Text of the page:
Olam is committed to ensuring gender equality throughout our value chain – from our plantations and farms, to the processing units, offices and senior management. This includes wages, opportunity for promotion and training.
We currently have about 15,600 women in our direct supply chain and 47,000 men. To some extent this difference reflects the nature of our work and is fairly typical in our sector. At a management level, it also reflects the fact that many of our businesses started in the highly rural areas of emerging markets where the majority of applicants tended to be male. However, today there are many women beginning to grow into senior roles across Olam, rising further through the ranks on merit.
In 2015, we also welcomed our first female board member Marie Elaine Teo. As part of our 2016 International Women’s Day activities she wrote an inspiring account on “how real equality comes from each of us – men and women, having the freedom to make our own tracks knowing no boundaries apply”.
We are committed to ensuring equal remuneration for women and men.
Women in agricultural processing
According to the UN’s Food & Agricultural Organisation (FAO) report, on average 43% of the agricultural labour force of developing countries are women. It notes that ‘new jobs in high-value, export-oriented agro-industries offer much better opportunities for women than traditional agricultural work’.
One of our most significant areas of contribution for female employment is the cashew sector. Here women excel at the delicate peeling process required by the cashew (read more about the process here). We therefore employ around 12,000 women across Africa and Asia. Of course, the more dextrous ability of the women drives our employment decision but our commitment to investing close to where the cashew is grown (where commercial factors allow), means that we have brought employment to women in areas where none previously existed. We also seek to empower those women by providing literacy classes and, where feasible, opportunities to develop into supervisors.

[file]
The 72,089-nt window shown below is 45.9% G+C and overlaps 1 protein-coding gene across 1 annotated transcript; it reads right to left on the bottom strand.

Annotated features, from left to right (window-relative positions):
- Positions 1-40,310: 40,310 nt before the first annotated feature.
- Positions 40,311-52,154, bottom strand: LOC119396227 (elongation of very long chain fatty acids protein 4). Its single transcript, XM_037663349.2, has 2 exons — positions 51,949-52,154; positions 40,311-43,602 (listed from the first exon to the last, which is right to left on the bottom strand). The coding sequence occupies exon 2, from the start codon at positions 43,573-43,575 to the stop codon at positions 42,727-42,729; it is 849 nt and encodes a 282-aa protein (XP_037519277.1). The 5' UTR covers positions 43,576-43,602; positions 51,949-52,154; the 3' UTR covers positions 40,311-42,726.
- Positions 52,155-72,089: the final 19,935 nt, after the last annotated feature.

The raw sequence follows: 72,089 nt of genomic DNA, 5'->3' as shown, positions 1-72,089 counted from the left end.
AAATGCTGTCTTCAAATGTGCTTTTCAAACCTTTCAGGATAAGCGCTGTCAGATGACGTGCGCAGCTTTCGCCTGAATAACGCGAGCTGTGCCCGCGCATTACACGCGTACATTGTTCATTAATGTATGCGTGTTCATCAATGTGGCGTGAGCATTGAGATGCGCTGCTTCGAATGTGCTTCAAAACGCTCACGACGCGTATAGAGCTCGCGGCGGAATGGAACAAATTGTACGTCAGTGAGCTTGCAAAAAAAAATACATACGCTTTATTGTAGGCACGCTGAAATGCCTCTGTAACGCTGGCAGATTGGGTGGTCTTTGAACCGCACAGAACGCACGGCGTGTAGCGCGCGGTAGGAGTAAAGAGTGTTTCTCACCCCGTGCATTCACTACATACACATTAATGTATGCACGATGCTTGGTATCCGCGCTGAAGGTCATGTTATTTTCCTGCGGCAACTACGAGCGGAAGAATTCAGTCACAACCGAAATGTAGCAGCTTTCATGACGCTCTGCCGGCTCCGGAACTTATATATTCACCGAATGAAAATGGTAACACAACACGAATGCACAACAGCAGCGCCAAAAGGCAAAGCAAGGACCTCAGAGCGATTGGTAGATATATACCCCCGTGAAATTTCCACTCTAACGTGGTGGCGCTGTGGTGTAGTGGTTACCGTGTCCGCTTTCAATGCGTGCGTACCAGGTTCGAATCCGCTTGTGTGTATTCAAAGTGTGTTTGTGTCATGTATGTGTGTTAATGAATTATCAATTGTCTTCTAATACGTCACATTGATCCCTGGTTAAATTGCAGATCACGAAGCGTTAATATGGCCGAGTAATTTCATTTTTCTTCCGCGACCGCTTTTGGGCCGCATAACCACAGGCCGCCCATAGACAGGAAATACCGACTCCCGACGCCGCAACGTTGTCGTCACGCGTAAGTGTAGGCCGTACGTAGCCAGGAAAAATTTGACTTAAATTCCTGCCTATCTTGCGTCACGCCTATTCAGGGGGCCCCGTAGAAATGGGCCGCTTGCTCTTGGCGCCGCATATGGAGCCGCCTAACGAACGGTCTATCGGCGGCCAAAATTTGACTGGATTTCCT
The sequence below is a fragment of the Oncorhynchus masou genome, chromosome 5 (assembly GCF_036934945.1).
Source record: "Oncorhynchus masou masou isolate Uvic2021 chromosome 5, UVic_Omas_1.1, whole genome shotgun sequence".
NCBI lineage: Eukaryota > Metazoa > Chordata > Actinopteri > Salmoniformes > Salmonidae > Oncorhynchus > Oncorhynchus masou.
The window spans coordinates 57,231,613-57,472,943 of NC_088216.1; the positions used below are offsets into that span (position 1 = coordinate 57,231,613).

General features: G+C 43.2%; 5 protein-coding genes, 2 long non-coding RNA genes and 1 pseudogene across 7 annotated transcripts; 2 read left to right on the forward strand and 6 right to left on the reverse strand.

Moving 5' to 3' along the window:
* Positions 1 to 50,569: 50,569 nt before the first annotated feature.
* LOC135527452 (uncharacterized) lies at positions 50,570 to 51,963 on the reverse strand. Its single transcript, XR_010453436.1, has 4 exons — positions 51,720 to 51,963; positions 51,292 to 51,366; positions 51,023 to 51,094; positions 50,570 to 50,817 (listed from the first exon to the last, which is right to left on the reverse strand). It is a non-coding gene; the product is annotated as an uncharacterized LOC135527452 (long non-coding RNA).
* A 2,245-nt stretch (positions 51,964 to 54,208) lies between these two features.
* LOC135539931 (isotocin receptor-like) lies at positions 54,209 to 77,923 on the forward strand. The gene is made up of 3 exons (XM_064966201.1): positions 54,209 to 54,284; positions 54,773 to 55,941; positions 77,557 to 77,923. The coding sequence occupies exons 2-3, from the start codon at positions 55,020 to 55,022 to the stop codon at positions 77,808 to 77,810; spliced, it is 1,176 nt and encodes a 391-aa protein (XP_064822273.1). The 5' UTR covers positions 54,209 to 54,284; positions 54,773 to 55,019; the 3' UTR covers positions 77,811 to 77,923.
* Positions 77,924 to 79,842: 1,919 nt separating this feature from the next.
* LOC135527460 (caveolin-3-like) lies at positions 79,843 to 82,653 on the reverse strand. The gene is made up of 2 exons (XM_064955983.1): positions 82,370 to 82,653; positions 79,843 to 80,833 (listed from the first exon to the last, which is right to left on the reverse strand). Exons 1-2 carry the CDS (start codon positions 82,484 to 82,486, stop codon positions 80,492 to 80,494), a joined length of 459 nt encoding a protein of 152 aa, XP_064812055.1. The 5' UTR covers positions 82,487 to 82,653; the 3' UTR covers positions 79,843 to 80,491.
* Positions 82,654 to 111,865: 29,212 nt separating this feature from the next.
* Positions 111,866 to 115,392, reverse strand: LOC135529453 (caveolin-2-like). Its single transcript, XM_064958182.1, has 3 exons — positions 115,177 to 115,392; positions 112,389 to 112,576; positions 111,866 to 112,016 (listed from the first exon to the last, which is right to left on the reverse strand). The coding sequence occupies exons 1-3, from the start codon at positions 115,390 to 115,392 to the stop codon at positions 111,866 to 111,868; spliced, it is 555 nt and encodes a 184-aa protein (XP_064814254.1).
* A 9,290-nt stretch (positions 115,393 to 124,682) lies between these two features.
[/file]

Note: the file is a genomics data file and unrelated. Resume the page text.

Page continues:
Read more about how cashew processing can empower women in this article that appeared on the Huffington Post for International Women’s Day 2015: Cashews, Co-ops and Constantine.
Not just jobs for the men!
But it’s not just processing where women from rural communities are able to find employment. Our Zambian coffee subsidiary Northern Coffee Corporation Limited (NCCL) is championing workplace diversity by introducing a training programme for women tractor drivers in the coffee estates. Based in Kasama, Northern Zambia, this programme is aiming to promote economic development and create role models whilst also tracking the progress towards women empowerment and gender equality.
The training programme lasts 2 weeks, with its main focus being on how to train these women to operate the heavy duty tractors safely. With practical instructions being a key component of the training, the women learn to handle and understand the maintenance aspects of the machines.
The coffee estates now have 5 fully trained women drivers (and another 10 expected in 2016), with Paul Bebbington, General Manager at NCCL saying, “When we hired the first female tractor driver on the farm, there were a few raised eyebrows from men working at the estate… By launching the tractor driver training programme, we created an opportunity for women to become role models and become an inspiration to their peers.”
This new initiative set up by the NCCL management has taken steps to create diversity on the estates, which also has a positive business and social impact. More and more rural women are becoming leaders and changing agents of economic growth by seeking jobs to increase their income and promote an environment for social change.
Next section: Career development